Universal Design for Learning (UDL)

What is it? 

Universal Design for Learning is an evidence-based framework supported by cognitive and learning science that supports different learner needs. It has three principles that guide the theory and practice and these principles are supported by affective, recognition, and strategic networks of the brain. It was first developed by David Rose at Harvard in the 1990s, and is now actively supported by CAST (The Center for Applied Special Technology) 

What are the principles? 

Engagement (the why of learning) 

Learners have multiple means to engage with the material, concepts, or course and to motivate learning. 

Representation (the what of learning)

Learners are provided course content in different ways. 

Action and Expression (the how of learning) 

Learners have multiple ways to express and demonstrate what they have learned.  

How do I incorporate this in my pedagogy? 

A good practice to incorporate this in your pedagogy is by using the “plus one” method as outlined by Thomas Tobin and Kirsten Behling in their work Reach Everyone, Teach Everyone. The plus one method states that you can add one new way of engagement, representation, or action and expression every semester you teach your course so that eventually your course has more UDL elements. Some examples of engagement, representation, and expression “plus one” adds are the following: 

  1. Add multimodality to the content of your course. This could be a video, an audio clip, infographics, anything that would move away from an only textual delivery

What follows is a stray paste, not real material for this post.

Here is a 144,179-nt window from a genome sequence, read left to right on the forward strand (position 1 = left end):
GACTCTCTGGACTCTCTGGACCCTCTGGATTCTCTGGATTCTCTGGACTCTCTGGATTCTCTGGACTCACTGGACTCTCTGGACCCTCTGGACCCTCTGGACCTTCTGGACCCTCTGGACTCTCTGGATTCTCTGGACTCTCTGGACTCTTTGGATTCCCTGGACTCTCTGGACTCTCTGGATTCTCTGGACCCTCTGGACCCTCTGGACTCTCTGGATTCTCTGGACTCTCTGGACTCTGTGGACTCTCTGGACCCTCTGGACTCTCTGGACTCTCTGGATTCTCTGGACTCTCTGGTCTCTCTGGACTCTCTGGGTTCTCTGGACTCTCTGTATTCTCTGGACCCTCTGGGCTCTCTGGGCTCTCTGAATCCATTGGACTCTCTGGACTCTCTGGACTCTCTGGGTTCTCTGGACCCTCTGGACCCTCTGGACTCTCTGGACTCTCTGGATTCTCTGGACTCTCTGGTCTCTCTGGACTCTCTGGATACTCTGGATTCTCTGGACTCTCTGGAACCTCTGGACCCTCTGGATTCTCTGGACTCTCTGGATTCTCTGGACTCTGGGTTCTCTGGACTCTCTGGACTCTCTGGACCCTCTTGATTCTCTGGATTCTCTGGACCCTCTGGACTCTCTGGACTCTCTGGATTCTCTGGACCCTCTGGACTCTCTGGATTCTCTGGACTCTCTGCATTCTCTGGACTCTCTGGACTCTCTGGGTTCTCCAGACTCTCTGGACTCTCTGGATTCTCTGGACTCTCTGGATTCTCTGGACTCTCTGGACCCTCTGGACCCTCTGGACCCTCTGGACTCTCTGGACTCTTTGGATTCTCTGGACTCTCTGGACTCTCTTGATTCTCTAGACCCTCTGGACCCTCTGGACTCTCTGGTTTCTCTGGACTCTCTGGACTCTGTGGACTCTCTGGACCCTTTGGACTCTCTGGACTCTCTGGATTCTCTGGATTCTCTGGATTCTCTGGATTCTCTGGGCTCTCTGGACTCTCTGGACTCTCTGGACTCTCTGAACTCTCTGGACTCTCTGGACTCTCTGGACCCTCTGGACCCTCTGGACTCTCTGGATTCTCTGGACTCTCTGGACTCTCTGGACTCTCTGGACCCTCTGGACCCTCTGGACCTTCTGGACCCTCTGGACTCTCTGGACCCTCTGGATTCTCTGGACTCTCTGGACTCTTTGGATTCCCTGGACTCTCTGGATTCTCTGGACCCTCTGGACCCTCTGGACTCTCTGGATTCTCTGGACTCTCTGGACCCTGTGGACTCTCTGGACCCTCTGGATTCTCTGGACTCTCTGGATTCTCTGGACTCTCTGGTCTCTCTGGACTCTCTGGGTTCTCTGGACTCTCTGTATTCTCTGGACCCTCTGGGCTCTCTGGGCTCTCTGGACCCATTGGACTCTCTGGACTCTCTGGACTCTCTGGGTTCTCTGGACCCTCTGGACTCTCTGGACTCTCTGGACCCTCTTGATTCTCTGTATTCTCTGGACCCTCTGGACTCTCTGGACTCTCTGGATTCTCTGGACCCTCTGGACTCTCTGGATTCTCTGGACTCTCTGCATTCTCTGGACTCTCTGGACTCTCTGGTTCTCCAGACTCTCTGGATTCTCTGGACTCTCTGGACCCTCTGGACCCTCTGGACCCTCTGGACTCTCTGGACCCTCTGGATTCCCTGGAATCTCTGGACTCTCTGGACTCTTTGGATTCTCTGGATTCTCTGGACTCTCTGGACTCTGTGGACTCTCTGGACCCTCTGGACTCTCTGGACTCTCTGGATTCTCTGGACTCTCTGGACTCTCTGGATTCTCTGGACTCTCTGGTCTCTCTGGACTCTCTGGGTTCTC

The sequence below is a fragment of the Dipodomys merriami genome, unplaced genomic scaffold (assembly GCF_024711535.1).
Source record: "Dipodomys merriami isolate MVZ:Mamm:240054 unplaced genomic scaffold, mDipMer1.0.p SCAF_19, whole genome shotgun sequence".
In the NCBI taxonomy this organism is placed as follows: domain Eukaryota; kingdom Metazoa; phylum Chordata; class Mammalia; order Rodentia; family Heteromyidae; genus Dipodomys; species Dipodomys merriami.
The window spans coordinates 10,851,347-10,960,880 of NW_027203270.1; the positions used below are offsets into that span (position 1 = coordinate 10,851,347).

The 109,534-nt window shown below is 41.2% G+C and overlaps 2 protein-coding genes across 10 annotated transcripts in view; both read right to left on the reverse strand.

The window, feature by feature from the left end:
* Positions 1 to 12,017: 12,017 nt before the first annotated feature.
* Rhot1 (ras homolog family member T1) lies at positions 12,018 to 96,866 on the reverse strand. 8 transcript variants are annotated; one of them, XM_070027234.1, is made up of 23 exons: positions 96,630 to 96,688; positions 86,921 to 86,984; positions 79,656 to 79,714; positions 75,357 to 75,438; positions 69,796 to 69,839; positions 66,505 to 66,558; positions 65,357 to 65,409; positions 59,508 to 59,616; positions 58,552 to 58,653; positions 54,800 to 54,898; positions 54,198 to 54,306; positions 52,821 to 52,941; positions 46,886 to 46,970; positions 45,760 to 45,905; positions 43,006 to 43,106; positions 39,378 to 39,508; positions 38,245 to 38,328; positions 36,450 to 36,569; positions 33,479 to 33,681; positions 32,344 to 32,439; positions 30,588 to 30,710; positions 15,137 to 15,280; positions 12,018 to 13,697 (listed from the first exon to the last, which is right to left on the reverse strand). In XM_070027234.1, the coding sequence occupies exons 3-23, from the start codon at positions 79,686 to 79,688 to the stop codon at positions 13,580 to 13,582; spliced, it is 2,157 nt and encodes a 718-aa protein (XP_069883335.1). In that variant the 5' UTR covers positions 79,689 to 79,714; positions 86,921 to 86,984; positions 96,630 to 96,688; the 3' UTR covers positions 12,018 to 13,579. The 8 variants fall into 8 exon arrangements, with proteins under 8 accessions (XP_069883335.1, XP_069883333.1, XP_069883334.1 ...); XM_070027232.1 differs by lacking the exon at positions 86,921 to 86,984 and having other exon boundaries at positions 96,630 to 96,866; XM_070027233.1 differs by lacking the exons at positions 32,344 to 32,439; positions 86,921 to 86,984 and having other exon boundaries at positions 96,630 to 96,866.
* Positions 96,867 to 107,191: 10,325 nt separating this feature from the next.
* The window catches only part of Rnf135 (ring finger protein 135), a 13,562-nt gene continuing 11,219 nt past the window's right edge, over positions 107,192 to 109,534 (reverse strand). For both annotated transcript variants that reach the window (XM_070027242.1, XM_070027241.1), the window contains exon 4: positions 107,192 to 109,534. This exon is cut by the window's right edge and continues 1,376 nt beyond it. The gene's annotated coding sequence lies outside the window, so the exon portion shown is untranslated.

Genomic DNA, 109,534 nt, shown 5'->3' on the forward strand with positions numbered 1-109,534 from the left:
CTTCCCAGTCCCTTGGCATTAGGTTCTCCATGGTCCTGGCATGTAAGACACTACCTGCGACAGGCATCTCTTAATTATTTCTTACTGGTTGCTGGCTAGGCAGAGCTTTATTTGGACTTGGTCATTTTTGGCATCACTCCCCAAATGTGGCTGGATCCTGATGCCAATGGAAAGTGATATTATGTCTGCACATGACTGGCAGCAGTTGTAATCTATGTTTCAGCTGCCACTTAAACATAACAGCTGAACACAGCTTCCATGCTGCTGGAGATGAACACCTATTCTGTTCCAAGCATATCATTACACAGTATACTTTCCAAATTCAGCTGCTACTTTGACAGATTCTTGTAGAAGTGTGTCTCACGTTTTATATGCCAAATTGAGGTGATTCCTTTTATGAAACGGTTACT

2. Add choice to your assessments in terms of either different questions to choose from or different ways that learners can submit their assessment (essay, podcast, video, etc.) 
  3. Add the voice of one person not represented in your course content and readings. Review your readings and content and see who is not represented in terms of gender, ethnic origin, geographic space, class, etc. and add a reading or resource that is representative of that gap.  
  4. Add a collaborative formative activity with a tangible deliverable where learners will work together to create study notes, a mind map, or prompting questions for further exploration for example. 
  5. Provide instructions for an assessment in another way besides only textual. For example created a 1-2min video or audio file with transcript explaining the next assessment.  
  6. Ask learners to bring in an artifact that relates to a course concept, such as a URL, an image, or a video to make their learning more authentic.  


CAST (2018). Universal Design for Learning Guidelines version 2.2. Retrieved from http://udlguidelines.cast.org 

Tobin, T.J. and Behling, K.T. (2018). Reach Everyone, Teach Everyone: Universal Design for Learning in Higher Education. West Virginia University Press.